Jane Seymour’s Dr. Mike Quinn takes on troubles as she deals not only with settlers and resident Indians but with renegade Cherokee dog soldiers and General Custer’s immediate command. Josef Anderson’s sprawling script and series’ action-and-drama setup continue to work well for commercial adventuring.
Mike, witnessing Indian renegades killing two soldiers, admits it to nasty General Custer (Jason Leland Adams) when he puts her on the spot. In retribution , the renegades kidnap her and she’s in an age-old damsel-in-distress bind.
Secondary plot involves her small adopted son Brian (Shawn Toovey) trying to get a horse he loves from saloon-keeper Hank (William Shockley), dishonorable critter who at first says no, then says he’ll let Brian work for the price of the horse.
The Indians find themselves set for hanging by Custer unless Quinn’s returned by the renegades. Quinn’s woodsy pal Sully (Joe Lando), dashing around rocks and underbrush to rescue her, keeps sending his private wolf to help, but the animal doesn’t seem to do much.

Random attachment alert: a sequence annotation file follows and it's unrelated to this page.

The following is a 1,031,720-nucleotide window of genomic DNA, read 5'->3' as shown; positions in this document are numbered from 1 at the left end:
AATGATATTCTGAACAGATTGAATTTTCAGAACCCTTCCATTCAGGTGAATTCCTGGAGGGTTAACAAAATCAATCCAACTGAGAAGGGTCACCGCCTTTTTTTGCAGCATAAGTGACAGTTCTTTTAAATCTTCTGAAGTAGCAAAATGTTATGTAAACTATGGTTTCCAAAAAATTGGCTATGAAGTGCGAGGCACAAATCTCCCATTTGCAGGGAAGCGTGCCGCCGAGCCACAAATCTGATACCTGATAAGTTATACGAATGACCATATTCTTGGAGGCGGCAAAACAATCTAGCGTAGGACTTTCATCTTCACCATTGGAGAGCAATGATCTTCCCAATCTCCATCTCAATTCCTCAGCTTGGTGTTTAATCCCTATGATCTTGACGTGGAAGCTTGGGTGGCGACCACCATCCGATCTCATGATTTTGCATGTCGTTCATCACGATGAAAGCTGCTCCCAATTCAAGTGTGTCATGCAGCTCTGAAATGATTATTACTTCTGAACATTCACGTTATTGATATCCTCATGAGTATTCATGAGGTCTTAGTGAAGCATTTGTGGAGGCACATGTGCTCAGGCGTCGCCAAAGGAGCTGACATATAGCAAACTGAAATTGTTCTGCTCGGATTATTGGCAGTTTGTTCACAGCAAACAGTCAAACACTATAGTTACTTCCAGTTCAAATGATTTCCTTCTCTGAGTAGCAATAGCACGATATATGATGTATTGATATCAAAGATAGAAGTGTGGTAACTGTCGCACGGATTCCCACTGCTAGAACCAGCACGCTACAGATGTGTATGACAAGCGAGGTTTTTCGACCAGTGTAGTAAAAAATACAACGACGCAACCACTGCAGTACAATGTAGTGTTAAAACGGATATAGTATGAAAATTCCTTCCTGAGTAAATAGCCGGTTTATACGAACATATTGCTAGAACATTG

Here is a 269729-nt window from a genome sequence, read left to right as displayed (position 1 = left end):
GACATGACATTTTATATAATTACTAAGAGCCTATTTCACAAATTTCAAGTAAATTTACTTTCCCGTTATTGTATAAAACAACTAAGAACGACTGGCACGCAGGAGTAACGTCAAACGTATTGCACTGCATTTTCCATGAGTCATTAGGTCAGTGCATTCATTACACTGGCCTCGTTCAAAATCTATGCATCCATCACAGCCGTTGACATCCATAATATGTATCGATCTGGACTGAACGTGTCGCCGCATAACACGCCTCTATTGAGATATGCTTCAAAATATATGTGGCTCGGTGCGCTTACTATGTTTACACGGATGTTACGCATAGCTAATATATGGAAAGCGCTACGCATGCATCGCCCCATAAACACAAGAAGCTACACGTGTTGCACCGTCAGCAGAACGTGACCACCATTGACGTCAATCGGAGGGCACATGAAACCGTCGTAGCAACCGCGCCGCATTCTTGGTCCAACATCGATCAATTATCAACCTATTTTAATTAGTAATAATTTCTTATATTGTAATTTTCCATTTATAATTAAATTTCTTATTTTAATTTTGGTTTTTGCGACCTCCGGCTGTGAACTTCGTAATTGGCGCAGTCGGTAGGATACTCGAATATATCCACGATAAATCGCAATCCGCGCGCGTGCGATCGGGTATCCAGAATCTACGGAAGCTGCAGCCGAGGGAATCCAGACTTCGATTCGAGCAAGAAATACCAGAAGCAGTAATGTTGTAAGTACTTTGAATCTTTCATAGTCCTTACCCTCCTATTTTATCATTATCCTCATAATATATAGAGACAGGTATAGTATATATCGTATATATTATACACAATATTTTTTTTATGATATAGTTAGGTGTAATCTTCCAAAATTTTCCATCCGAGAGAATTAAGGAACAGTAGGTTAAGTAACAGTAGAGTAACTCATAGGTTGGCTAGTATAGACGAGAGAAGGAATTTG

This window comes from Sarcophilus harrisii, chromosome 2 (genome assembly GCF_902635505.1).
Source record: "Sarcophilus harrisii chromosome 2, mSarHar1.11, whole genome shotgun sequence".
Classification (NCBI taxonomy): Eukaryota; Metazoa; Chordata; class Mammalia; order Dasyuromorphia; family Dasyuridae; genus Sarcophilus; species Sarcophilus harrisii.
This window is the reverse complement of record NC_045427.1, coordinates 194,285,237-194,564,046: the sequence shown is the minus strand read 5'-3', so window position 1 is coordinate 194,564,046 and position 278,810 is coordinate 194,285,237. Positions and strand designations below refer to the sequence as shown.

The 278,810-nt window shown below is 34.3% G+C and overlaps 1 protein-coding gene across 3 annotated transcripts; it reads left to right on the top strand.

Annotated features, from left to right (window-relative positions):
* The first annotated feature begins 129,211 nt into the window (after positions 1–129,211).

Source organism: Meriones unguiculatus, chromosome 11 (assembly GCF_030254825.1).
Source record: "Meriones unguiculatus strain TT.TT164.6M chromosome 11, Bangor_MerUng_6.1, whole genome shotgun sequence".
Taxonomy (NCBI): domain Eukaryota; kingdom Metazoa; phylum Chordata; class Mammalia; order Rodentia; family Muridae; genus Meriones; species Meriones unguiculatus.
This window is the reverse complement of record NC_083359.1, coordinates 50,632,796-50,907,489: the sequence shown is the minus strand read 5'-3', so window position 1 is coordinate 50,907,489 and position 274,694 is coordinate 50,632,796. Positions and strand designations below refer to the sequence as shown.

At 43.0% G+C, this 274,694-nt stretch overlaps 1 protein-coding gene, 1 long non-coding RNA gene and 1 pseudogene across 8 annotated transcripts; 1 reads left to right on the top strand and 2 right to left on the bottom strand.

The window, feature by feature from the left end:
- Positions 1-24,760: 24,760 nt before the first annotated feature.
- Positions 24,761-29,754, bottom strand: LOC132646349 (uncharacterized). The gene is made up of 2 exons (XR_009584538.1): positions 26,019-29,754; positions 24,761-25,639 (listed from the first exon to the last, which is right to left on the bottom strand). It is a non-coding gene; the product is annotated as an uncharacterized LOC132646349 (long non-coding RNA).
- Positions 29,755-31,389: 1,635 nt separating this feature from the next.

The kidnappers manhandle Mike, take potshots at Sully from mountain ridges and try burning down the town. Otherwise, like the wolf, they don’t seem to do much.
Seymour’s acting is resourceful in the face of things, and Lando looks sincere, even sharing a love passage with Mike during rescue operations. Erika Flores’ Colleen Cooper is the most credible of Quinn’s three inherited offspring , and Orson Bean is on target as a righteous store owner.
Adams’ Custer is acceptable, but Larry Sellers’ good Indian Cloud Dancing displays little fire. Shockley’s mannered interp of Hank is distracting, while Zahn McClarnon, like Sellers, doesn’t get to offer stature as Cloud Dancing’s semi-fiery son.
Story meanders, but director Jerome R. London helps pull it together. However , it’s Seymour and Lando who give the episode what vigor it has; they seem to have the right prescription.